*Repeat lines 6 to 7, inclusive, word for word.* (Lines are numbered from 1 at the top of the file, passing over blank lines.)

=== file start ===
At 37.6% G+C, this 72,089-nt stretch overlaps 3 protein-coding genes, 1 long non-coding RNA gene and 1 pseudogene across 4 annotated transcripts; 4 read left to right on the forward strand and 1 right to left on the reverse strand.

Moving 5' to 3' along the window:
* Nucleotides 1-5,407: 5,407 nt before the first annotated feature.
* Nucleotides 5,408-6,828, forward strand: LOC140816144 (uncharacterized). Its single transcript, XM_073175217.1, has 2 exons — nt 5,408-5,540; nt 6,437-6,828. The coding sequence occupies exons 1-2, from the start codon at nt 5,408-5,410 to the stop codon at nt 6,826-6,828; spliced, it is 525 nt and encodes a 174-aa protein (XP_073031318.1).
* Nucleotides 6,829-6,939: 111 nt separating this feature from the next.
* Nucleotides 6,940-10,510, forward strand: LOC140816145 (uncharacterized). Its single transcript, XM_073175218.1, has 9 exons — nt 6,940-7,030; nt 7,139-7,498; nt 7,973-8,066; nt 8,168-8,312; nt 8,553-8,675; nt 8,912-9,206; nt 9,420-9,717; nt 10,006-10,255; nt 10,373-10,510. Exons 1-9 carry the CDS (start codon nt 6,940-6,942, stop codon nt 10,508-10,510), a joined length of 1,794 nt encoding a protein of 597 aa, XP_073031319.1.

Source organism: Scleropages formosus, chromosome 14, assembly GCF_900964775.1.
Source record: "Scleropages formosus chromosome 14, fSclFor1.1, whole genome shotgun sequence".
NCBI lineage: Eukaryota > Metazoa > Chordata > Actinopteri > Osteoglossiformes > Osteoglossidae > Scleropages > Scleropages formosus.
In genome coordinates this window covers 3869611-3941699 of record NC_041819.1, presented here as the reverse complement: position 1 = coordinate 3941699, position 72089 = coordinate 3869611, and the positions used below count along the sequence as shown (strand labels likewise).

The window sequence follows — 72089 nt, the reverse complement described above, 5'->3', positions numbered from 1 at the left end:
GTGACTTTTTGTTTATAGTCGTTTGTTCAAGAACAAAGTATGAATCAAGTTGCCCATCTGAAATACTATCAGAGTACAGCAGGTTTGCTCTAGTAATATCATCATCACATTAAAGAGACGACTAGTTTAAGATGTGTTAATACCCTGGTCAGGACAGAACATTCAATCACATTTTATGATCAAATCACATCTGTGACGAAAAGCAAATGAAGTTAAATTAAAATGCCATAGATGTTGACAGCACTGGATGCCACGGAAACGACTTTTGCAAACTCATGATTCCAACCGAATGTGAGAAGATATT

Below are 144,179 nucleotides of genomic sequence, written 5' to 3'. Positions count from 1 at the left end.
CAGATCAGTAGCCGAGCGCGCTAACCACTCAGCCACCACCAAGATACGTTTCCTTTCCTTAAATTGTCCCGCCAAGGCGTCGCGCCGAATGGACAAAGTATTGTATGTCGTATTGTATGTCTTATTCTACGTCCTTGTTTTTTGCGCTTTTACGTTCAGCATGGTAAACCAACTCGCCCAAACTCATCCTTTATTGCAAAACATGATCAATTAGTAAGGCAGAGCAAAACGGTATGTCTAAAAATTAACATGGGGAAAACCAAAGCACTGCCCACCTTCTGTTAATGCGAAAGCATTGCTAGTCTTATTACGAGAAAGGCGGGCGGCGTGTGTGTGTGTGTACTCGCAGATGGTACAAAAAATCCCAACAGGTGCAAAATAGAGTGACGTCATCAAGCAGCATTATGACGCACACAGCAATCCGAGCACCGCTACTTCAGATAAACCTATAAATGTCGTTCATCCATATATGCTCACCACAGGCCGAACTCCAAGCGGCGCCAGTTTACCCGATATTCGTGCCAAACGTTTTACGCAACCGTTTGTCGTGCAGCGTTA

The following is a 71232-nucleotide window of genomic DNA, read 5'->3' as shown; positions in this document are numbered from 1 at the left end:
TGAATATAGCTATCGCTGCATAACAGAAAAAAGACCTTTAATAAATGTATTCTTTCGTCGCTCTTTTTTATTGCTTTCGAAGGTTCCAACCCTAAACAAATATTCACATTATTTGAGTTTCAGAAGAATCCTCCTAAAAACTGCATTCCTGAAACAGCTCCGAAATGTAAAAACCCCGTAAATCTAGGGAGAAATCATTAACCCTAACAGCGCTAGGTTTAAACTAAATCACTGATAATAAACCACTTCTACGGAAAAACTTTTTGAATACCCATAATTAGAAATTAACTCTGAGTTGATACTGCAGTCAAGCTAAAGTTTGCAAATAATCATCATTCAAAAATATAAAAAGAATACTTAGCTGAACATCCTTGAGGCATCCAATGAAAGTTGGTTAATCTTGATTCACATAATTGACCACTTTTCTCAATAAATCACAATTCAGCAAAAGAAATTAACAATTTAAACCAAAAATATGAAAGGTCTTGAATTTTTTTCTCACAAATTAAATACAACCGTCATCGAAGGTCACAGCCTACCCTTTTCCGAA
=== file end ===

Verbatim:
* Nucleotides 6,940-10,510, forward strand: LOC140816145 (uncharacterized). Its single transcript, XM_073175218.1, has 9 exons — nt 6,940-7,030; nt 7,139-7,498; nt 7,973-8,066; nt 8,168-8,312; nt 8,553-8,675; nt 8,912-9,206; nt 9,420-9,717; nt 10,006-10,255; nt 10,373-10,510. Exons 1-9 carry the CDS (start codon nt 6,940-6,942, stop codon nt 10,508-10,510), a joined length of 1,794 nt encoding a protein of 597 aa, XP_073031319.1.

Source organism: Scleropages formosus, chromosome 14, assembly GCF_900964775.1.